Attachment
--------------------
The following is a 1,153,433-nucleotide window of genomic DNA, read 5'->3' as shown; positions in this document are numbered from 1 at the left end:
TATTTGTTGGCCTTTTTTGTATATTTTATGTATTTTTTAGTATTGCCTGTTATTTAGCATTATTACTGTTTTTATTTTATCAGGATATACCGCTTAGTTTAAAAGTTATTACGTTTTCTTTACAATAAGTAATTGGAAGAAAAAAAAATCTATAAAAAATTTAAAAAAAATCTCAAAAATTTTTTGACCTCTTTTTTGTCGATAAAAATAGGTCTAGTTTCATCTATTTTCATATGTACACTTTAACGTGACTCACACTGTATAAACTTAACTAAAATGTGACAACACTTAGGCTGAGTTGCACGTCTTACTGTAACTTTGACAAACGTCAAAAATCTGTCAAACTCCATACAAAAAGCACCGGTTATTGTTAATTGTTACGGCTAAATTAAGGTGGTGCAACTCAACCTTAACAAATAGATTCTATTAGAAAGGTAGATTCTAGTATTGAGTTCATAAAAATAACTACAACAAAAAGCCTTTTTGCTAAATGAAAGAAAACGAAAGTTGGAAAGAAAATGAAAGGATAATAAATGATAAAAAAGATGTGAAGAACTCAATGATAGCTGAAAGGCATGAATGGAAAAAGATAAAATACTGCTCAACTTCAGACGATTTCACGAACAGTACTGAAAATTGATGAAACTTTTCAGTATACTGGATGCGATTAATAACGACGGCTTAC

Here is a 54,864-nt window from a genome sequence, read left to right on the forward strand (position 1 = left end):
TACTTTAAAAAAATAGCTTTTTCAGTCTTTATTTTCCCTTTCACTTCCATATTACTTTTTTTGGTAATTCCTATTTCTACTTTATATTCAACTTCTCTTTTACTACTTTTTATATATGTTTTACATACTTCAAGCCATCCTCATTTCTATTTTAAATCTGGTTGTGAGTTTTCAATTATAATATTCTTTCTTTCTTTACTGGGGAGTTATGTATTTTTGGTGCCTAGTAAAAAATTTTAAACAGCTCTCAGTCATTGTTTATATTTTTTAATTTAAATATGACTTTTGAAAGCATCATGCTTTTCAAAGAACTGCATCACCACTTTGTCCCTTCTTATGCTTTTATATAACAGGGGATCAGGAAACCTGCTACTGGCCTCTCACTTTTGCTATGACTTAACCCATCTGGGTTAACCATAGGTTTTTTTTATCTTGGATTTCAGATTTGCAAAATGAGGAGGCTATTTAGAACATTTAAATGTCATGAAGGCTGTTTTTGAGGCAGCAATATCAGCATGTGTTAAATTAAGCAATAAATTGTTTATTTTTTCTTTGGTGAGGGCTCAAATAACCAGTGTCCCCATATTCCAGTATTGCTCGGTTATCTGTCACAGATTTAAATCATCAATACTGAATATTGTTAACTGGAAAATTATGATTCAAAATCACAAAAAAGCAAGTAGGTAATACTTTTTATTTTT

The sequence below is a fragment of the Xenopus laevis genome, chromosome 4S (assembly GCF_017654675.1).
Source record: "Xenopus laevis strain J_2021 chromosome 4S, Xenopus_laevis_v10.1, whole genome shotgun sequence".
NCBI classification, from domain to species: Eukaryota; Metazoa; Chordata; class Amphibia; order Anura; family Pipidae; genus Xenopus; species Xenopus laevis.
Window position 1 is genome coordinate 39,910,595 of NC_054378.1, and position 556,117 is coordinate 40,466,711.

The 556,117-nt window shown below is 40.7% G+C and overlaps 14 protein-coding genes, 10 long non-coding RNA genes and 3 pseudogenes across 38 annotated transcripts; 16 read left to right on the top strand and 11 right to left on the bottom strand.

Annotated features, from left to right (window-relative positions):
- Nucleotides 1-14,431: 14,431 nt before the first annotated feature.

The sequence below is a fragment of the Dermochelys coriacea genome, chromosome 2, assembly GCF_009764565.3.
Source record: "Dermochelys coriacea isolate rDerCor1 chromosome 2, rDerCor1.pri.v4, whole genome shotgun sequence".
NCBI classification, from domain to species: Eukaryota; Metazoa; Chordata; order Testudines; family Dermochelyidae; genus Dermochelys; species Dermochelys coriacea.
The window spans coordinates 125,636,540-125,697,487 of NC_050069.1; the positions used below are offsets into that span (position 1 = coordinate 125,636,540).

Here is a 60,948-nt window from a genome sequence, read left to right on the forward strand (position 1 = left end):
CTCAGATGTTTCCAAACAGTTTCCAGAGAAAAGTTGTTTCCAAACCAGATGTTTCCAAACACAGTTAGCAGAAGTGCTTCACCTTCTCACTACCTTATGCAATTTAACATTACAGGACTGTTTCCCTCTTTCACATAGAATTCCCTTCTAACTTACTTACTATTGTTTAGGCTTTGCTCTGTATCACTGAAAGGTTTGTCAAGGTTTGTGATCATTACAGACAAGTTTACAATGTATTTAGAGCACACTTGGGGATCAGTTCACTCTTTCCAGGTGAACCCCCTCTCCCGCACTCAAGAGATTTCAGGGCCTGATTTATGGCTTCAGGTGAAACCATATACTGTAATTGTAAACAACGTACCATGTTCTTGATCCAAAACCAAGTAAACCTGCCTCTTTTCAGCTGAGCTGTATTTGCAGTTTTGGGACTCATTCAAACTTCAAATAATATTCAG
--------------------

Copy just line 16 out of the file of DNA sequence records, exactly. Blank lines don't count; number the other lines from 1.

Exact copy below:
Here is a 60,948-nt window from a genome sequence, read left to right on the forward strand (position 1 = left end):